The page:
More importantly, by making such activities illegal, you provide a very fertile breeding ground for the "organised crime" and gang activities which you are finding to be such a problem. And I might point out that there is a very negative synergistic effect in the creation of such crimes - many women, for instance, turn to prostitution for no other reason than to support their drug habit - which, if it was legal, they would not need to do; the creation of this twice-"guilty" "drug"-prostitute then leads to the encouragement of those most distasteful of all underworld creatures, the "pimps", who would have no rock left to crawl under were prostitution legalised and legally regulated brothels or whatever established; and the great profits to be made from selling illegal drugs, of course, or trafficking in women in the illegal prostitution underworld, gives this underworld and youth gangs a great deal of money with which they can support and expand their criminal activities. I strongly suspect, all rhetoric aside, Chief Fantino, you know as well as most of us that simply legalising marijuana alone would immediately result in a 50-75% drop in all criminal activities in major cities in Canada!!! And add to that the legalisation of prostitution, and there would hardly be anywhere left for these gangs which are such a problem these days to find any activity from which to make the money they need to operate (the next biggest organised crime trip these days seems to be cigarette smuggling - and the obvious solution is simply to remove the ridiculous taxes, and once again you deny the criminals their money, and save huge amounts of policing costs!!! (and there is no _serious evidence available that reducing cigarette taxes would result in overloaded hospitals from people with cigarette-induced cancers!! - none at all - check it out!)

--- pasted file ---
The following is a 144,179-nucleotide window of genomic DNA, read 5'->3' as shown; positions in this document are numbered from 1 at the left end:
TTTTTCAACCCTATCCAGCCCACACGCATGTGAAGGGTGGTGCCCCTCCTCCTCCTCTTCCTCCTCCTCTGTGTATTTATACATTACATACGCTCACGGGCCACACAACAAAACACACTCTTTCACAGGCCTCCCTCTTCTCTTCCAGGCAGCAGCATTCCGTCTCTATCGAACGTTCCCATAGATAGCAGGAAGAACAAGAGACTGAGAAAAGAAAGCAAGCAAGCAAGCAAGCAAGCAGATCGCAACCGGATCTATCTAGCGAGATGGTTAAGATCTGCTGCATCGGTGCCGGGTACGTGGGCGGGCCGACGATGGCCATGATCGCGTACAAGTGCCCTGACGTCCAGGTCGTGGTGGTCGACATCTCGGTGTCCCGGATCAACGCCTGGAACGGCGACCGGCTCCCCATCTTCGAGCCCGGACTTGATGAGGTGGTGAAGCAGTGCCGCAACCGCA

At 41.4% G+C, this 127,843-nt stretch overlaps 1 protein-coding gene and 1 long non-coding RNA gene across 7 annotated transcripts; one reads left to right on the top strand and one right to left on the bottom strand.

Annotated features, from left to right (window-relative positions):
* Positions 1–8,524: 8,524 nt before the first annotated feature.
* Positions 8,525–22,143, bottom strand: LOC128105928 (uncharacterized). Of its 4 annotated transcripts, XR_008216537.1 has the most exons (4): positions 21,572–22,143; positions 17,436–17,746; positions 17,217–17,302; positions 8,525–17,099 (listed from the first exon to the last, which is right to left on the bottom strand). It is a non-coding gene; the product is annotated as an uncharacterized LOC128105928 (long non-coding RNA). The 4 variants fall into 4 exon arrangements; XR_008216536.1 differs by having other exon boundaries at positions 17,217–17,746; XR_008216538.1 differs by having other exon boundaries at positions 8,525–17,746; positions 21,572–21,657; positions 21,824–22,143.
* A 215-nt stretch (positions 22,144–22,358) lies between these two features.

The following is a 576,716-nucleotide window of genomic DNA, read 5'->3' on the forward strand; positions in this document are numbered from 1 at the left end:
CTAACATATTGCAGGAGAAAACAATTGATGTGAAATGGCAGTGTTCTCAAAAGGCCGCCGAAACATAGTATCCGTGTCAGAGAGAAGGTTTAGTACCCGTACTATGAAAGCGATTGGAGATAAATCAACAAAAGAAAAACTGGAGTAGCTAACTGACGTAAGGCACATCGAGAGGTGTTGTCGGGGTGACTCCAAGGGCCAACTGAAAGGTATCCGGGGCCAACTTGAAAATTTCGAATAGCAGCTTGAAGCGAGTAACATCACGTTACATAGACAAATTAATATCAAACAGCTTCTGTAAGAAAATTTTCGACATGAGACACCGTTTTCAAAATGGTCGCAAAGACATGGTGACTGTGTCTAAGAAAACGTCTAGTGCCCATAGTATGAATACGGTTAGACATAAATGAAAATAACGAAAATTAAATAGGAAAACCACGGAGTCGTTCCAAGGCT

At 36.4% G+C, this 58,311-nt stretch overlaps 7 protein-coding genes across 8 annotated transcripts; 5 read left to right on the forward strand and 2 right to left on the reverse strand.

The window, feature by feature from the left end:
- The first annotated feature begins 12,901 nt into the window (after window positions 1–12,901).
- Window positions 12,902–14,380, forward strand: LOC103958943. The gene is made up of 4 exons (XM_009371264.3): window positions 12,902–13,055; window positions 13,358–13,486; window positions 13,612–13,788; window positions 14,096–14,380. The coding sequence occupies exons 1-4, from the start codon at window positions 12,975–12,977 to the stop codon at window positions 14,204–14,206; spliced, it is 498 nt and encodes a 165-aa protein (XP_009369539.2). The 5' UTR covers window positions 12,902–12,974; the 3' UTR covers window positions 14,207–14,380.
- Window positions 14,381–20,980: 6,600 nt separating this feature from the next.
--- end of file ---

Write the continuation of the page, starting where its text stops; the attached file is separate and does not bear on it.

Also synergistically, but in a more positive sense, imagine the resources of the police forces that would be freed up to go after more serious criminals were you no longer required to supervise the harmless drug use activities of the people of your city!!